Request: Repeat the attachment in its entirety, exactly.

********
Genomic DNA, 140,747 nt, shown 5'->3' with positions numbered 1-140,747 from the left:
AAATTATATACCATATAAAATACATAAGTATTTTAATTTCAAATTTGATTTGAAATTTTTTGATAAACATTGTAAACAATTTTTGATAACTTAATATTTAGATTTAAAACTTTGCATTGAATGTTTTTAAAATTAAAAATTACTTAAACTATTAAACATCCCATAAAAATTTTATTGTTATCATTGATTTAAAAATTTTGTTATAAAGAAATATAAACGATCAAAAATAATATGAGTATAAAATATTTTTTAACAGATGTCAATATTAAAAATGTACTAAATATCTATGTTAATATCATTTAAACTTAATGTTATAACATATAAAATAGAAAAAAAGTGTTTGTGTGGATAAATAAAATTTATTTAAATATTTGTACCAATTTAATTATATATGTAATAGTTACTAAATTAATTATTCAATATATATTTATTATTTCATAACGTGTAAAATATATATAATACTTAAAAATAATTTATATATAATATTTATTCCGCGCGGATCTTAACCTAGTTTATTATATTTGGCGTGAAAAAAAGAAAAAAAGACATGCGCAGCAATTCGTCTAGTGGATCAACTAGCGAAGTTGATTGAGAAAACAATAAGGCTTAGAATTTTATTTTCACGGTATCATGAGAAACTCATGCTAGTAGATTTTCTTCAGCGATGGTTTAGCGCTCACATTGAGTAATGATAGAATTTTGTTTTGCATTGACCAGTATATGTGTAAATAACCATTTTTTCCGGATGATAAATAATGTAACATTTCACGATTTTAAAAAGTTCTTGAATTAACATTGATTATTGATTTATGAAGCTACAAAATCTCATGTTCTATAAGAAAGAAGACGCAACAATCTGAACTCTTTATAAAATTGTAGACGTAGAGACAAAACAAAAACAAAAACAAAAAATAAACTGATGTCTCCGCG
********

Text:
Genomic DNA, 140,747 nt, shown 5'->3' with positions numbered 1-140,747 from the left:
AAATTATATACCATATAAAATACATAAGTATTTTAATTTCAAATTTGATTTGAAATTTTTTGATAAACATTGTAAACAATTTTTGATAACTTAATATTTAGATTTAAAACTTTGCATTGAATGTTTTTAAAATTAAAAATTACTTAAACTATTAAACATCCCATAAAAATTTTATTGTTATCATTGATTTAAAAATTTTGTTATAAAGAAATATAAACGATCAAAAATAATATGAGTATAAAATATTTTTTAACAGATGTCAATATTAAAAATGTACTAAATATCTATGTTAATATCATTTAAACTTAATGTTATAACATATAAAATAGAAAAAAAGTGTTTGTGTGGATAAATAAAATTTATTTAAATATTTGTACCAATTTAATTATATATGTAATAGTTACTAAATTAATTATTCAATATATATTTATTATTTCATAACGTGTAAAATATATATAATACTTAAAAATAATTTATATATAATATTTATTCCGCGCGGATCTTAACCTAGTTTATTATATTTGGCGTGAAAAAAAGAAAAAAAGACATGCGCAGCAATTCGTCTAGTGGATCAACTAGCGAAGTTGATTGAGAAAACAATAAGGCTTAGAATTTTATTTTCACGGTATCATGAGAAACTCATGCTAGTAGATTTTCTTCAGCGATGGTTTAGCGCTCACATTGAGTAATGATAGAATTTTGTTTTGCATTGACCAGTATATGTGTAAATAACCATTTTTTCCGGATGATAAATAATGTAACATTTCACGATTTTAAAAAGTTCTTGAATTAACATTGATTATTGATTTATGAAGCTACAAAATCTCATGTTCTATAAGAAAGAAGACGCAACAATCTGAACTCTTTATAAAATTGTAGACGTAGAGACAAAACAAAAACAAAAACAAAAAATAAACTGATGTCTCCGCG